Why the Philips OnSite Hits the Mark: The OnSite performs a full 80 self-tests per month. If any issues are detected, or if you’re nearing the expiration date on your pads or battery, you’ll receive instant alerts.

Other Top AED Models

The Philips HeartStart Onsite is our top pick if you’re buying your first AED. However, the following models offer features that can be helpful in specific settings and situations.

ZOLL AED Plus

The ZOLL AED Plus is one of the most user-friendly devices from ZOLL and is designed with untrained bystanders in mind. Red crosshairs show the rescuer exactly where the pads should be placed and the CPR feedback feature lets the rescuer know whether they need to push harder, faster, or slower to make their chest compressions more effective. If the patient is a child, simply plug in the ZOLL Pedi Padz II (sold separately) and the device will modify the shocks and voice coaching automatically.

Defibtech Lifeline AED

The Defibtech Lifeline AED is an easy-to-use defibrillator that sells at a competitive price point and comes with an 8-year warranty. This AED model comes in a bright yellow color to make it easy to locate and has indicator lights that reinforce the voice instructions. Updating the software is very easy with this device as all you need to do is insert a data card and the device will do the restwith no internet connection required.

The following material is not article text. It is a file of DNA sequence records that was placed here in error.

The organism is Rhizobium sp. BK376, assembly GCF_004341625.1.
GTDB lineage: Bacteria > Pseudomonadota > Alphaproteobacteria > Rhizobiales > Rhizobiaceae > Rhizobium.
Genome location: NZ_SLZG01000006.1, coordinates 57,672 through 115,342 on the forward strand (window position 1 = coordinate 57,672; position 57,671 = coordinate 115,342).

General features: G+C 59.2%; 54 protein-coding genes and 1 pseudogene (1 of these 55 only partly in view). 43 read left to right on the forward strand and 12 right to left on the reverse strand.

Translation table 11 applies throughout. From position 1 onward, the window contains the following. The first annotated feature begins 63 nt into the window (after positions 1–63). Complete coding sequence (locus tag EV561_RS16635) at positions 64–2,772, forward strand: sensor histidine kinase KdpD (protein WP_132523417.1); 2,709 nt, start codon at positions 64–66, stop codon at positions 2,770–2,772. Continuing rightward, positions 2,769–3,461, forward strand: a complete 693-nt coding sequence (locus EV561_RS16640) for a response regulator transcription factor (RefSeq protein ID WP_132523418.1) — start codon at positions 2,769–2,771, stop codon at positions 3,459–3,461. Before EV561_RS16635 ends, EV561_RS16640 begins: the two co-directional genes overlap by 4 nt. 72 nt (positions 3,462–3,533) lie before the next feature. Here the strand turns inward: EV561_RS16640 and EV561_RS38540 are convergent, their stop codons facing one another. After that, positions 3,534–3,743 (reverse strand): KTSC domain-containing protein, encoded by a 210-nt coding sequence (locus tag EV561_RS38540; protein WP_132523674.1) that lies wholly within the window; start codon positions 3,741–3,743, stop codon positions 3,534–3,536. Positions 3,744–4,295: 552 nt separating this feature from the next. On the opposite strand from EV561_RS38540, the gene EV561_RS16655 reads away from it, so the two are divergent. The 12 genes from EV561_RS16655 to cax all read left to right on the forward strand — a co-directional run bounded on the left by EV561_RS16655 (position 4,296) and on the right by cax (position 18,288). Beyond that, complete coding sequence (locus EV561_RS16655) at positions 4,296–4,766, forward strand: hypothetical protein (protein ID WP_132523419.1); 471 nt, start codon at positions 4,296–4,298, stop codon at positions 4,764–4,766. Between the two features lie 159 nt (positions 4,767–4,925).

HeartSine Samaritan PAD 350P

The HeartSine Samaritan PAD 350P is a very strong, very lightweight AED that is ideal for challenging environments. This defibrillator has the highest durability rating of any portable defibrillator on the market (Military Standard Drop Test and IP56 Dust & Water Rating), making it ideal for ski slopes, ice rinks, and sporting facilities in which the defibrillator may need to be transported quickly across long distances. This model is also very easy to maintain: The battery and pads come in a single cartridge (available in adult and pediatric versions) and you simply replace the entire cartridge every 4 years.

Top Advanced AEDs

These advanced AEDs have additional features that are highly valuable for people with medical training or those who want greater customization.

  • ZOLL AED Pro: This professional-grade model has a high-resolution LCD screen and is designed with both medical professionals and lay rescuers in mind.
  • Physio-Control LIFEPAK CR2: This advanced AED allows chest compressions to continue during ECG analysis, has optional bilingual capabilities, and adjusts the volume of voice instructions for noisy environments.
  • Cardiac Science Powerheart G5: The Cardiac Science Powerheart G5 provides text and voice prompts, comes with optional bilingual capabilities, and uses variable escalating energy—based on the response of the patient’s heart—for the highest possible chance of a positive outcome.

FAQs about Buying a Portable Defibrillator

How Much Does an AED Cost?

At the time of writing, the cost of an AED ranges from around $1,400 to $2,500 and above. This is a small price to pay for the assurance that you are ready to respond to a cardiac emergency.

Can You Get an AED for Your Home?

Anyone can buy an AED with a doctor’s prescription. The AED owner will be responsible for following all of the relevant requirements and laws.

Does Insurance Cover the Cost of an AED?

Usually, insurance will not cover the cost of an AED. However, some insurance providers might cover the cost if you have a condition that puts you at an increased risk of SCA and your physician prescribes an automated external defibrillator.